Wednesday, November 11, 2009

House-hunting in Daehangno

Yesterday I went on my first house-hunting excursion in the area near my school, aided by Mrs. Suh, the mother of a friend from Japan. Mrs. Suh speaks some Japanese and, more importantly, has the ability to patiently repeat things in Korean in a way that is easy for me to understand.

We consulted two different real estate offices near the school gates. At each place, a woman spoke with us and then took us around to some apartments in the area. I was surprised that they took us to some places which were still occupied. Not only that, but the current tenants clearly had not been given any warning of our arrival. In two cases we walked in on women who had apparently been sleeping (although it was mid-afternoon). At other places, the tenants were not home but their personal items were strewn around for all the world to see. All this was a bit shocking to me; in Japan, I have gone house-hunting on several different occasions, and I can't remember ever being taken to a place that was not completely empty and clean. Needless to say, walking in on the current tenants made me reluctant to give the rooms a complete inspection as I normally would.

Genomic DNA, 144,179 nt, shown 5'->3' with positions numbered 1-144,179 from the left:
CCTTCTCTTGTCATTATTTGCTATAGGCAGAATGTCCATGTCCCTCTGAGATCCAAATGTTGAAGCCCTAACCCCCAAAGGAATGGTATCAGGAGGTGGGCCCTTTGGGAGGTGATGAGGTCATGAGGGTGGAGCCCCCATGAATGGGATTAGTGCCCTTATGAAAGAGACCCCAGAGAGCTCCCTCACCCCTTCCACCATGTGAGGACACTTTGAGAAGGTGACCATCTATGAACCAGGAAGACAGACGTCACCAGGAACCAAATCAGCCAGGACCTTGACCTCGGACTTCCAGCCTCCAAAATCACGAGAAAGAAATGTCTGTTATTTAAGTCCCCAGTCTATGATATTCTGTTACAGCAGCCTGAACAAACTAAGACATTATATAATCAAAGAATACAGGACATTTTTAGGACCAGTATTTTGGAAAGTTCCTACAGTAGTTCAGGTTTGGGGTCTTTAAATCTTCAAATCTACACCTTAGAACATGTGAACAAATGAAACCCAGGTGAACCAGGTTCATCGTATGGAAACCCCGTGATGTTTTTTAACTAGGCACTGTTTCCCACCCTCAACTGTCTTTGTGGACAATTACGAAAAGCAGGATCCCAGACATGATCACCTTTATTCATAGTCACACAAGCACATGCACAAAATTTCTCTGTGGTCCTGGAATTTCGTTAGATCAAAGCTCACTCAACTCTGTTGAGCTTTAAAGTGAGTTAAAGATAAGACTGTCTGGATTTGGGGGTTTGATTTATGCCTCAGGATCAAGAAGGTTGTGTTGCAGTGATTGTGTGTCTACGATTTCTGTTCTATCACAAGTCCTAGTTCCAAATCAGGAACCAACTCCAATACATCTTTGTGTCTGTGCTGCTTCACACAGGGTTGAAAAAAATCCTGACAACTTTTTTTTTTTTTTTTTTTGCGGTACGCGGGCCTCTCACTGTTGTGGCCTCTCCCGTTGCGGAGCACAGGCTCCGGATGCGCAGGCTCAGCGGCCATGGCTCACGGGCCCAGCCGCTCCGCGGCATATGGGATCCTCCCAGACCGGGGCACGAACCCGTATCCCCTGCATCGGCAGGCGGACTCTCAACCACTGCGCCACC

Most of the the places we looked at were too small for my needs. I told Mrs. Suh that I really won't consider anything less than 10 p'yong (a Korean unit of area similar to the Japanese jo, 1 p'yong = 3.3 square meters), but apparently this part didn't get communicated. I think they all figured that because I am just a student I must be on a shoestring budget.

The rents in Seoul are all very cheap, compared with Kyoto, but they charge a huge deposit which can run as high as W30,000,000 (about $30,000). In general, the higher the deposit, the better the deal you can get on monthly rent. This deposit is returned in full when the tenant moves out, so it makes sense to pay a high deposit if possible. However, I am still currently struggling to convince my U.S. and Japanese banks to allow me to transfer money to Korea (foreign banks seem to have a strong mistrust of Korean banks, and the feeling is mutual). So amassing that amount is going to take some doing.

I decided to hold off on moving for a few months, since I am in no rush. The big moving season in Seoul occurs in February and March, when the school year ends and a lot of students move out.

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